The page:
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Source: Small Island Developing States

8 July 2019: Publications by the Organisation for Economic Co-operation and Development (OECD) find that global demand for agricultural products will grow by 15% over the next 10 years, while agricultural productivity growth will increase slightly faster, causing the prices of major agricultural commodities to remain at or below their current levels. They also highlight how efforts to reform government agriculture subsidies have largely stalled.

The ‘OECD-FAO Agricultural Outlook 2019-2028’ is a collaborative effort of the OECD and the Food and Agriculture Organization of the UN (FAO), prepared with inputs from the experts of their member governments and from specialist commodity organizations. The report provides an assessment of the 10-year prospects for agricultural and fish commodity markets at national, regional, and global levels, with the 2019 edition containing a special focus on Latin America and the Caribbean.

According to the report, meat demand is expected to be relatively strong in the Americas, while low incomes will continue to limit meat consumption in Sub-Saharan Africa. Fresh dairy products will meet much of the additional demand for protein in South Asia (especially in India and Pakistan). Globally, per capita consumption of sugar and vegetable oils is expected to rise, driven by urbanization and the shift to more processed and convenience foods.

By the text, strong demand for animal products provides incentives to expand production in the livestock sector through larger herds. Paired with improvements in offtake rates, demand for animal feed will be stimulated, with feed crops such as maize and soybeans expected to increase their shares in the global crop mix. Because of the limitations in capture fisheries, nearly all projected growth in fish and seafood supply will be from aquaculture, pushing its share in total production to about 55% by 2028.

The publication notes that agricultural production is expected to grow by 15% over the next 10 years, while global agricultural land use is expected to be broadly flat. The projected expansion in crop output, the text explains, can be attributed primarily to yield improvements and higher production intensity, driven by technological innovation.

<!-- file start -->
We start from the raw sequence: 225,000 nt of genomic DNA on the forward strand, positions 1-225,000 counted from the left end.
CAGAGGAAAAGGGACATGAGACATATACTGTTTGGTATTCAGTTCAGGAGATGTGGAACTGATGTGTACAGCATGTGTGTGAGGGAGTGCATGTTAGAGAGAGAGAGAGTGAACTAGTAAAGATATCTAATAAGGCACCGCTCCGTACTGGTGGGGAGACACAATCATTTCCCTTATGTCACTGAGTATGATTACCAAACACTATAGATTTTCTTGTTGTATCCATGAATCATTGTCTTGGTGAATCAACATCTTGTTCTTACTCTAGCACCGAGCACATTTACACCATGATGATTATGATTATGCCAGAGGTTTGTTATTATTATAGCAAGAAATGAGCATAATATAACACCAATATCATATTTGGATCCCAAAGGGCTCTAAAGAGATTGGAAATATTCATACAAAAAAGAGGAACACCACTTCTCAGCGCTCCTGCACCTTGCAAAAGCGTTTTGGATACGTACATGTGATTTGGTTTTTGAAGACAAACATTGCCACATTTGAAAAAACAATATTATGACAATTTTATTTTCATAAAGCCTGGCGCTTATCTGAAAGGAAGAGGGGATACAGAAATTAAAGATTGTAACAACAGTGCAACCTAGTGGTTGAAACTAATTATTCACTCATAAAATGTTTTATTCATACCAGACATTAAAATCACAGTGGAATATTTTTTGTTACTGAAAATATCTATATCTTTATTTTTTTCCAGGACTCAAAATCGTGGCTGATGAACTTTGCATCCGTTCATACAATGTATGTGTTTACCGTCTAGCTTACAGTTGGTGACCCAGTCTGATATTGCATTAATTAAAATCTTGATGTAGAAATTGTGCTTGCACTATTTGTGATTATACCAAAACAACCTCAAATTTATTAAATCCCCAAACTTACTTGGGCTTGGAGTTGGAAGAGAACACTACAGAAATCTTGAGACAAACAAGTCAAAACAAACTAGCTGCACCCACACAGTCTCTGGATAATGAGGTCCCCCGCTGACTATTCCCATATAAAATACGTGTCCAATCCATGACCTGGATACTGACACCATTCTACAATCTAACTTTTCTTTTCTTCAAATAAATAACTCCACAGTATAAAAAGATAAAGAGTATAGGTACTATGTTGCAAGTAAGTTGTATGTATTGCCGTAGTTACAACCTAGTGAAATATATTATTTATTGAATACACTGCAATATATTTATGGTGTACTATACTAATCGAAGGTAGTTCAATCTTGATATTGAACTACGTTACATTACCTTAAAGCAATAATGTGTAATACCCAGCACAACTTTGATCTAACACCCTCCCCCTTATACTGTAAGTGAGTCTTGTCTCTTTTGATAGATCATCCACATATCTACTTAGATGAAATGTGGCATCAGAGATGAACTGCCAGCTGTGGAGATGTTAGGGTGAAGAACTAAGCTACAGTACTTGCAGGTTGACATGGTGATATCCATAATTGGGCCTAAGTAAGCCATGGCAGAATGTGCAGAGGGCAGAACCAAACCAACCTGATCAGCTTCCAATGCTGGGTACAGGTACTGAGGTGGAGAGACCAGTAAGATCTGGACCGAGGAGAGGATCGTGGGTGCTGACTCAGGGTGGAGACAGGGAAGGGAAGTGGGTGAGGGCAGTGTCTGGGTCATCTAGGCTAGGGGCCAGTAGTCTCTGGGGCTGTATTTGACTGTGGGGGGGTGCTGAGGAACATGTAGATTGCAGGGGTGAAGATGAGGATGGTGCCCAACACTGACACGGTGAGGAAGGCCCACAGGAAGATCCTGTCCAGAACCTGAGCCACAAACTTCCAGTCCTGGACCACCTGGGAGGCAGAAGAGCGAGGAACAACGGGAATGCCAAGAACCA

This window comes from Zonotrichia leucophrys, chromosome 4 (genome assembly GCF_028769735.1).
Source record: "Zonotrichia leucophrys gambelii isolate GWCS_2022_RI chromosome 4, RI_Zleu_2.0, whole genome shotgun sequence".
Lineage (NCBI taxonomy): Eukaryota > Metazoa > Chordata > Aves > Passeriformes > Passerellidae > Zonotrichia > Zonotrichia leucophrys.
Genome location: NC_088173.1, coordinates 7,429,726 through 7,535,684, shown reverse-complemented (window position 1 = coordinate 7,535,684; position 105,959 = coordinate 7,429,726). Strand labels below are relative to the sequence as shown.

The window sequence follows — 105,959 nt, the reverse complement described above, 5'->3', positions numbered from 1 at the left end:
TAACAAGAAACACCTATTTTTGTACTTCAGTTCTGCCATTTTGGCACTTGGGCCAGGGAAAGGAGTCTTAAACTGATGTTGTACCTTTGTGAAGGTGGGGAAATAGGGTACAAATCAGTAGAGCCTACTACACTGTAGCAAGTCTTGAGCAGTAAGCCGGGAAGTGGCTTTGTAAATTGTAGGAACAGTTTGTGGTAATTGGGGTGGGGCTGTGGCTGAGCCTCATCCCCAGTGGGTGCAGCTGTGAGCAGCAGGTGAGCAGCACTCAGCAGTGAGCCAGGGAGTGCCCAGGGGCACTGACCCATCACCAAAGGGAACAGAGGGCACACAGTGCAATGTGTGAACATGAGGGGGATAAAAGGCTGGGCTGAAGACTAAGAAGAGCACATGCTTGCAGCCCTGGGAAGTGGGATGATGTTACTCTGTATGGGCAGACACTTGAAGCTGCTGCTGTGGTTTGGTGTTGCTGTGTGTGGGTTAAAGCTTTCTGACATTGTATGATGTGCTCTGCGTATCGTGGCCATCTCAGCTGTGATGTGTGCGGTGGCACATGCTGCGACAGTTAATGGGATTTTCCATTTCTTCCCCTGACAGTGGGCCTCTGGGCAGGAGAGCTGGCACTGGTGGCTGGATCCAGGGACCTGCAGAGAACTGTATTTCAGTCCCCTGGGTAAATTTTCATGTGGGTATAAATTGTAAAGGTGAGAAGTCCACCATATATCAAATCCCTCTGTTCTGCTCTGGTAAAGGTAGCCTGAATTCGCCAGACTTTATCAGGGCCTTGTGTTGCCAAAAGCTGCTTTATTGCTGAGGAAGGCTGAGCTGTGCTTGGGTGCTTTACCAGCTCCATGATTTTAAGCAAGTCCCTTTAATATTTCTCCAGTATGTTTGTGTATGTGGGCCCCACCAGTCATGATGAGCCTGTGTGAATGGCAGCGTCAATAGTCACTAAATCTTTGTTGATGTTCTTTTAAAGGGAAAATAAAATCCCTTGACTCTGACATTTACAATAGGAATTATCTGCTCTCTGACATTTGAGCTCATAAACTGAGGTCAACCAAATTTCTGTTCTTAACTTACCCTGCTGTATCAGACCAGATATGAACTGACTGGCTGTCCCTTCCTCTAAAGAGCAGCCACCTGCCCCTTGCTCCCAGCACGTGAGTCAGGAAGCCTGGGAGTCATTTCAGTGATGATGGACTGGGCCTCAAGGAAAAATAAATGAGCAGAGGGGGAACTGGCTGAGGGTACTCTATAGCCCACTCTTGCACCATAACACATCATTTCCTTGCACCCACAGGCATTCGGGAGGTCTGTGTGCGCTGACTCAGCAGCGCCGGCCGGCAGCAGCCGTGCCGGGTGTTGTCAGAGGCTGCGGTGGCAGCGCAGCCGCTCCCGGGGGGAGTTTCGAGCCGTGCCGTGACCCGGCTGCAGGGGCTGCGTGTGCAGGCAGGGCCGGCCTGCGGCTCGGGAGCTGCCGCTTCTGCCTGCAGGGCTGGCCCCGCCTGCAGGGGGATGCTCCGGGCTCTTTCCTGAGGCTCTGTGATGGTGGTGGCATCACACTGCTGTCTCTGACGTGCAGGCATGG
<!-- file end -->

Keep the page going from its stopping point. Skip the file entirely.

Direct global greenhouse gas emissions of agriculture, mostly from livestock, as well as rice and synthetic fertilizers, are expected to grow by 0.5% per annum over the coming decade, compared with 0.7% per annum over the past 10 years. This is lower than the growth rate of agricultural production, the report explains, which indicates a declining carbon intensity as productivity increases.

The report notes that, following several years of relatively calm market conditions, world agricultural markets face mounting risks, including policy uncertainty from trade tensions. Much of the additional food demand over the coming decade will originate in regions with high population growth, in particular Sub-Saharan Africa, South Asia, and the Middle East and North Africa. Given that the regions experiencing rapid population growth are not those where food production can be increased sustainably, the publication highlights that open, transparent, and predictable trade will be important for global food security.

A second publication, the 2019 OECD ‘Agricultural Policy Monitoring and Evaluation’ report provides up-to-date estimates of government support to agriculture for all OECD and European Union countries, as well as the key emerging economies of Brazil, China, Colombia, Costa Rica, Kazakhstan, the Philippines, the Russian Federation, South Africa, Ukraine, Viet Nam, and for the first time, both India and Argentina. The publication includes comprehensive country chapters and a Statistical Annex containing detailed background tables with indicators of agricultural support.

The publication finds that little progress has been made over the past 10 years in reforming agricultural support policies in 53 study countries. By the text, many agricultural policies continue to distort farm production and trade decisions and do not effectively target stated government objectives. The publication reveals that 54% of public support is provided through policies that artificially maintain domestic farm prices above international levels, which harms consumers, especially poor consumers, and increases the income gap between small and large farms, while reducing the competitiveness of the food industry.

The report also shows that relatively little of the current policy mix in most countries targets agricultural productivity growth and the sustainable use of land, water, and biodiversity resources.

Speaking on the report launch, Ken Ash, OECD Director for Trade and Agriculture, recommends countries to remove the link between support and farm production decisions, and invest instead in needed public services to build an enabling environment in which farmers have the freedom to make business decisions in response to evolving market opportunities at home and abroad. He suggests farm policy be better targeted towards improved access to technologies that drive both productivity growth and sustainable resource use. [OECD Press Release on OECD Agricultural Policy Monitoring and Evaluation Report] [Publication: OECD Agricultural Policy Monitoring and Evaluation] [OECD Press Release on Agricultural Outlook 2019-2028] [Publication: Agricultural Outlook 2019-2028] [Executive Summary Agricultural Outlook 2019-2028]

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